The ancient Mayan culture rested soundly at the pinnacle of South American cultural significance in many renowned disciplines, such as engineering, art, and mathematics. There is, however, one area that the Mayan culture mastered that is often overlooked or completely misunderstood; this involved their practice of sophisticated agriculture.
The homeland of the Maya was by no means a perfect environment conducive to large-scale agricultural practices. The areas in which they inhabited were often fraught with stony soil, extensive areas of marshy wetlands susceptible to rising sea levels, storms, and droughts. Yet, even with these odds stacked against them, the Mayan culture applied engineering and adaptive measures to mitigate many of these threats and create a burgeoning agricultural society.
Maize and “The Three Sisters”
Of the various crops needed to sustain a large and productive population, one of vital importance was maize. Just as this crop became a staple of other well-established cultures throughout Mexico and North America, it was at the center of food production for the Maya. Other notable staples included beans, squash, and chile peppers, but maize was the most versatile and could be implemented in a variety of ways. Among its methods of preparation, maize could be boiled and mixed with lime and peppers, creating a dish with a consistency similar to oatmeal that became a dependable staple food. Maize was also utilized in the production of various flatbreads and tortillas which were easily made and preserved, allowing them to be distributed over large areas.
Maize was so revered by the Maya that it had its own god, Yum Kaax (Yum Caax) the God of Corn (Maize). This God was a passive entity, who in turn was dependent on the rain god Chac as well as the charity of humans who brought him water as needed. In return, he produced maize for the consumption and use of the obedient Mayan culture.
How was it that these early inhabitants of Central America managed to create such abundant resources? Often as with modern agricultural practices, patches of forest would be cleared for large-scale harvesting operations. This type of approach was not in the best interest of long-term sustainability, as the method of slash-and-burn would have to be implemented in order to rejuvenate the soil after generally only two years of crop production (on average, these fields require five to eight years to rebound for further planting). This often led to the multiple crop planting practice of growing maize, beans, and squash (known as “the three sisters”) together in the same field plots. The squash would cover the ground, and beans could use the corn stalks to grow up for support and the maize would be the central crop for mass production.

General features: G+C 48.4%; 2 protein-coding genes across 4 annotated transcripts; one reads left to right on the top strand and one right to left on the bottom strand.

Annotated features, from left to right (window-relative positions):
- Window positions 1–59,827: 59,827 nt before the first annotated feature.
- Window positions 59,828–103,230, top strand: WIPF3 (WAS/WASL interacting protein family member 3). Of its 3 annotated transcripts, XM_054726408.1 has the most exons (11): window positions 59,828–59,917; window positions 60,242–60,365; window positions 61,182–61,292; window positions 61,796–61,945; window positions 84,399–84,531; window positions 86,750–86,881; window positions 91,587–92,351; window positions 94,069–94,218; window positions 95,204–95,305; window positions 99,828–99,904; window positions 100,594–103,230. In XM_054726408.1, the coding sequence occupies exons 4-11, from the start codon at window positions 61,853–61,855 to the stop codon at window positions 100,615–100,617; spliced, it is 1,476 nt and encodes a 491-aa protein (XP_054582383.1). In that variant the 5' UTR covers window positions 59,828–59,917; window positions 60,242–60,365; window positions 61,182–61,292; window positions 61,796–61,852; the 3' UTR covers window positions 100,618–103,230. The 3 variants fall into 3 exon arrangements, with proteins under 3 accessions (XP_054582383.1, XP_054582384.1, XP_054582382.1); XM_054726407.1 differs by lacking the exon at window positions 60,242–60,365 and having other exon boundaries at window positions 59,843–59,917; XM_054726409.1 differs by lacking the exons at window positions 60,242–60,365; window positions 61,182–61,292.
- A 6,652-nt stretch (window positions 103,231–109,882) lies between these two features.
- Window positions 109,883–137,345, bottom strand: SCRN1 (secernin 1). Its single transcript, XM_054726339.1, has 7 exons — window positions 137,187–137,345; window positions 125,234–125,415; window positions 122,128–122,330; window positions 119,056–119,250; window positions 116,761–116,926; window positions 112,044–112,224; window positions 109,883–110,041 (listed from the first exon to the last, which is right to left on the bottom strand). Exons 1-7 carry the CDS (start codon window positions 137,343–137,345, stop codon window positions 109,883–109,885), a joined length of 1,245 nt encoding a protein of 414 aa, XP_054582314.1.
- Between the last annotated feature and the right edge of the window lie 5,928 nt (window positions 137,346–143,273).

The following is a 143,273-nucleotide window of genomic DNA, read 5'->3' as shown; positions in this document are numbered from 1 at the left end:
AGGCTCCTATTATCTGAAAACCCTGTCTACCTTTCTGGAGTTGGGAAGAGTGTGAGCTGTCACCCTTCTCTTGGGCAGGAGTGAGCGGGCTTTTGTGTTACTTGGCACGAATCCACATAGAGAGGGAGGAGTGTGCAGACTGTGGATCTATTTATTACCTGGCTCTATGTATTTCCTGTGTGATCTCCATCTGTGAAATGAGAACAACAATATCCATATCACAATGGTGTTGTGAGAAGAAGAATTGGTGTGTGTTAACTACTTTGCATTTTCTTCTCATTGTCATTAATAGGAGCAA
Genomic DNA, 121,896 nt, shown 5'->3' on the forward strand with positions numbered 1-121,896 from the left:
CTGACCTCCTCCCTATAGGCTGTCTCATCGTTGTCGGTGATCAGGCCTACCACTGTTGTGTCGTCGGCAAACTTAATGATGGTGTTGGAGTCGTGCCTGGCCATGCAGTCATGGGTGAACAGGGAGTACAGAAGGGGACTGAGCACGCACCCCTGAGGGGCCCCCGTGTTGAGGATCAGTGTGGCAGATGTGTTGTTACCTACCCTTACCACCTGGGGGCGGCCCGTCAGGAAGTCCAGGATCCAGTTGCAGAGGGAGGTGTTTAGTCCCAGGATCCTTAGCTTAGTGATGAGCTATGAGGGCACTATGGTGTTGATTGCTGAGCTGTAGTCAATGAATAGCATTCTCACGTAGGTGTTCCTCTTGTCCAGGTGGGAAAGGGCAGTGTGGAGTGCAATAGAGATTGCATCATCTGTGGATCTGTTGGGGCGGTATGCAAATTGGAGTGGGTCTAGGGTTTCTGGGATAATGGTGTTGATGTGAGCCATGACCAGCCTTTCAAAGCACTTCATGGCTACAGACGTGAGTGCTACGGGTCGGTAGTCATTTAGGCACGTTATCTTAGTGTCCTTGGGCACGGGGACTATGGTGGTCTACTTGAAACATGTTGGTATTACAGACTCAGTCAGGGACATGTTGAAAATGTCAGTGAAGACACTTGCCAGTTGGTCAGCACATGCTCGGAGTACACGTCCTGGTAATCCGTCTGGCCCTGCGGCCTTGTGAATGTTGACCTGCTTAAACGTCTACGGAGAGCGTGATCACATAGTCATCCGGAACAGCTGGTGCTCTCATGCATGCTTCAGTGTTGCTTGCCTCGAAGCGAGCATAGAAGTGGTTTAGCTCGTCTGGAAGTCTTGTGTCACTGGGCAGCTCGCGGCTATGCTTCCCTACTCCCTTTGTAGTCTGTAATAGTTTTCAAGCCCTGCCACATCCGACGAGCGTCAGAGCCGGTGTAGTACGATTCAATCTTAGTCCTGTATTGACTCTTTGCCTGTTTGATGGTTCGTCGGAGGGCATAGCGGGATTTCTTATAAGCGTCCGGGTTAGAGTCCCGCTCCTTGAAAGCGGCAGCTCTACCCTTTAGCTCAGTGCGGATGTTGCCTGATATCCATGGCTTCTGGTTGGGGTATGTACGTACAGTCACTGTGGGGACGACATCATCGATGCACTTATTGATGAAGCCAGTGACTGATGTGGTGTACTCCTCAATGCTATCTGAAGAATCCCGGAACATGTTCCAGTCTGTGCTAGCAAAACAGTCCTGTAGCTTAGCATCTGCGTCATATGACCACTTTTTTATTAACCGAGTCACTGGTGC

Being that much of the Mayan culture resided in or near wetlands, it was imperative to find ways of making use of such normally formidable terrain for crop production. The Maya approached this seemingly unconquerable task by building up fields and introducing irrigation canals. As the Mayan farmers dug canals through the wetlands and swamps they would pile the excess soil along the sides of the canals, creating inner fields. On average, this would raise the fields along the canals up by as much as four feet in height. Crops were then planted on these fields, preventing waterlogging of the roots of the plants, and thus providing a suitable area for plants to flourish.
The canals also acted as a haven for a multitude of water plant species. At various times throughout a season, the Mayan farmers would remove the plants to maintain water flow in the canals and then use the plants as fertilizer in the fields increasing and extending the growing season. This helped supplement the dry fields and provided a key component in maintaining a steady and dependable food source for the Mayan people, regardless of the city center location.
Raised planting beds and canal farming were but a few ways the Maya accomplished sophisticated agriculture. Another well-documented method they used was terrace farming. Mostly present in the mountainous areas of the Mayan empire, terrace farming allowed for maximum use of hilly otherwise useless agricultural land. By creating terraces on steep hillsides, the farmers were able to create an ideal drainage situation; this would also greatly reduce water runoff and erosion of soils, much in the same way the raised bed canals could be used to irrigate terrace farms.
There is still much debate over what caused the decline of the great and revered Mayan culture, with some pointing to a significant loss of available food as the culprit. We know that, for an extended period of history, these forward-thinking and adaptive progenitors of agriculture were able to provide for the masses that inhabited their cities, villages and cultural outreaches.
With the aid of satellite imagery and other modern tools, these canals and other cultural features are beginning to shed new light on the extent to which these masterful artisans utilized elaborate engineering to conquer the wild.
Jason Pentrail is a writer, researcher, and podcaster who holds an undergraduate degree in environmental science and a graduate degree in environmental management. His environmental knowledge combined with a love for archaeology, anthropology, and cultural studies provides a unique set of skills when researching and conducting field surveys and excavations. He can be reached at firstname.lastname@example.org.